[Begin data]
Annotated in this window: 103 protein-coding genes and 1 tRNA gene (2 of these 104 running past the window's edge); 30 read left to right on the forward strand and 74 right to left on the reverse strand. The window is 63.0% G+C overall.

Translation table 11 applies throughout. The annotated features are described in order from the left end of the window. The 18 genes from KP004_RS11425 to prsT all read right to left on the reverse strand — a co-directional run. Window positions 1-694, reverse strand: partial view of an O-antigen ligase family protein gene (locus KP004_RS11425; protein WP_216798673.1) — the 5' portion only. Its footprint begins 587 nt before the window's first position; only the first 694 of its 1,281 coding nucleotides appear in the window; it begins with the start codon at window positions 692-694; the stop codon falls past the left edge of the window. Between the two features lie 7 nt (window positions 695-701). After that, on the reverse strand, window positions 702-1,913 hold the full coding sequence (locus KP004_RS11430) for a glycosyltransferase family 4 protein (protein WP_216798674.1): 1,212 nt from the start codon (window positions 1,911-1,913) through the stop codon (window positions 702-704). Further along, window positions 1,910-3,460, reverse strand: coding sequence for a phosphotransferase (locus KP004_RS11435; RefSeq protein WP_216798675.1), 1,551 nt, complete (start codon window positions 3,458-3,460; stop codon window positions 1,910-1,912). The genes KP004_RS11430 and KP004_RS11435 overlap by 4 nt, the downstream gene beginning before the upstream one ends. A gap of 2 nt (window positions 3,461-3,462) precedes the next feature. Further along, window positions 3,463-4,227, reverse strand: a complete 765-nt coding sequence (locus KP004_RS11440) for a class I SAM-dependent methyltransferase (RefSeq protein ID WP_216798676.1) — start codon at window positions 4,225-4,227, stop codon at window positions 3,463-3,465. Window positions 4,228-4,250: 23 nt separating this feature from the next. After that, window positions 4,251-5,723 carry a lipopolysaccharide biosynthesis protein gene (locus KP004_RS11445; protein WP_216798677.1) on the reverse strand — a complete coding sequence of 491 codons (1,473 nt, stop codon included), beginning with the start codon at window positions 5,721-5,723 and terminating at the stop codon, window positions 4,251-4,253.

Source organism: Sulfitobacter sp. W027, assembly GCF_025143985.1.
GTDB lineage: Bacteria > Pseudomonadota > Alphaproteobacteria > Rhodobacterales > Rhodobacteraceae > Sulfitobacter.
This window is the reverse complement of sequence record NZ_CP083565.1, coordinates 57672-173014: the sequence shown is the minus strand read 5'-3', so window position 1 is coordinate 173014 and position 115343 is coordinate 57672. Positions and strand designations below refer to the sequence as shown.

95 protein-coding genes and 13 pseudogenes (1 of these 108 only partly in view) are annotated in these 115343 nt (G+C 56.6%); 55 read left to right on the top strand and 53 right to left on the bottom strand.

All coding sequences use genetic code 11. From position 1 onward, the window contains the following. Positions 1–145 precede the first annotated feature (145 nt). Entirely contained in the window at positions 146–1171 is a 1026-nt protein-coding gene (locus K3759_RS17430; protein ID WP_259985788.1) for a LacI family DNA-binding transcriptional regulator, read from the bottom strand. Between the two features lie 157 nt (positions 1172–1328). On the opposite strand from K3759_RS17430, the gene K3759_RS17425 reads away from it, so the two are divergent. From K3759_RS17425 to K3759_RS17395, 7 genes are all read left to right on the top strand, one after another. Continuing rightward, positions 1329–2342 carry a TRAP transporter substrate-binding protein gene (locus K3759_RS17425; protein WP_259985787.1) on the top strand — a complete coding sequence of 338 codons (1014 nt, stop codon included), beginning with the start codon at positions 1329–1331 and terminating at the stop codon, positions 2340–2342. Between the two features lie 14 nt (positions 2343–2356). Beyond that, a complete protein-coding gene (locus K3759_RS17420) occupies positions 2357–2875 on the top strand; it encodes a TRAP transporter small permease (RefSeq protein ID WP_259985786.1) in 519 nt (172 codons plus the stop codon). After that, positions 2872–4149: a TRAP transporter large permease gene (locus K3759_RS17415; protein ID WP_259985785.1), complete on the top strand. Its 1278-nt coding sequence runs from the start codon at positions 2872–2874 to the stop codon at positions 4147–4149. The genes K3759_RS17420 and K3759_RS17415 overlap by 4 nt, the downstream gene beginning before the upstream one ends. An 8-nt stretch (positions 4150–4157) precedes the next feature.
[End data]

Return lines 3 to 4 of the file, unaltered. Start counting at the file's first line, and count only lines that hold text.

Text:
Source organism: Sulfitobacter sp. W027, assembly GCF_025143985.1.
GTDB lineage: Bacteria > Pseudomonadota > Alphaproteobacteria > Rhodobacterales > Rhodobacteraceae > Sulfitobacter.